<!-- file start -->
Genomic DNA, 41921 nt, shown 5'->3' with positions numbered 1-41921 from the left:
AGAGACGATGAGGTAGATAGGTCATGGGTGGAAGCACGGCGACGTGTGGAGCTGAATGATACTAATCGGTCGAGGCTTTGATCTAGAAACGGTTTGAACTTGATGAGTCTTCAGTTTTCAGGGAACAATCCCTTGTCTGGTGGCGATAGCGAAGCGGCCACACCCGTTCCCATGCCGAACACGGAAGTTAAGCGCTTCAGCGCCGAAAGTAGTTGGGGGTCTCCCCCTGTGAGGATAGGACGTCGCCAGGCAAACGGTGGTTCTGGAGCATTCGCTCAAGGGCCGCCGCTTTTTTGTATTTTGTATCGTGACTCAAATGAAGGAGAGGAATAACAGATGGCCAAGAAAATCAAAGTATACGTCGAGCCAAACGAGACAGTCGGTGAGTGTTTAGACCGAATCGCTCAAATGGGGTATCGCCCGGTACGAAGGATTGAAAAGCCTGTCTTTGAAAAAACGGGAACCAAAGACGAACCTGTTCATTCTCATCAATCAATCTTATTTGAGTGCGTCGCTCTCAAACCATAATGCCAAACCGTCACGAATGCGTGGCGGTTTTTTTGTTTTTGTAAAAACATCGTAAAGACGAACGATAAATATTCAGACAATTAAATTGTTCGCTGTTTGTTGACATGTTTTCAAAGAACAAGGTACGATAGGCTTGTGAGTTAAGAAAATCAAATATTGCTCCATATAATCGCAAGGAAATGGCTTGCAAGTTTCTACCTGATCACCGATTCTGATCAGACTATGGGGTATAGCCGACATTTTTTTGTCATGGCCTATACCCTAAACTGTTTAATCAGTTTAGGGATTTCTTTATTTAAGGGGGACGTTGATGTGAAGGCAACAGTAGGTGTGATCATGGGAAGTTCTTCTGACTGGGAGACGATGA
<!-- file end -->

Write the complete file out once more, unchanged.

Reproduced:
Genomic DNA, 41921 nt, shown 5'->3' with positions numbered 1-41921 from the left:
AGAGACGATGAGGTAGATAGGTCATGGGTGGAAGCACGGCGACGTGTGGAGCTGAATGATACTAATCGGTCGAGGCTTTGATCTAGAAACGGTTTGAACTTGATGAGTCTTCAGTTTTCAGGGAACAATCCCTTGTCTGGTGGCGATAGCGAAGCGGCCACACCCGTTCCCATGCCGAACACGGAAGTTAAGCGCTTCAGCGCCGAAAGTAGTTGGGGGTCTCCCCCTGTGAGGATAGGACGTCGCCAGGCAAACGGTGGTTCTGGAGCATTCGCTCAAGGGCCGCCGCTTTTTTGTATTTTGTATCGTGACTCAAATGAAGGAGAGGAATAACAGATGGCCAAGAAAATCAAAGTATACGTCGAGCCAAACGAGACAGTCGGTGAGTGTTTAGACCGAATCGCTCAAATGGGGTATCGCCCGGTACGAAGGATTGAAAAGCCTGTCTTTGAAAAAACGGGAACCAAAGACGAACCTGTTCATTCTCATCAATCAATCTTATTTGAGTGCGTCGCTCTCAAACCATAATGCCAAACCGTCACGAATGCGTGGCGGTTTTTTTGTTTTTGTAAAAACATCGTAAAGACGAACGATAAATATTCAGACAATTAAATTGTTCGCTGTTTGTTGACATGTTTTCAAAGAACAAGGTACGATAGGCTTGTGAGTTAAGAAAATCAAATATTGCTCCATATAATCGCAAGGAAATGGCTTGCAAGTTTCTACCTGATCACCGATTCTGATCAGACTATGGGGTATAGCCGACATTTTTTTGTCATGGCCTATACCCTAAACTGTTTAATCAGTTTAGGGATTTCTTTATTTAAGGGGGACGTTGATGTGAAGGCAACAGTAGGTGTGATCATGGGAAGTTCTTCTGACTGGGAGACGATGA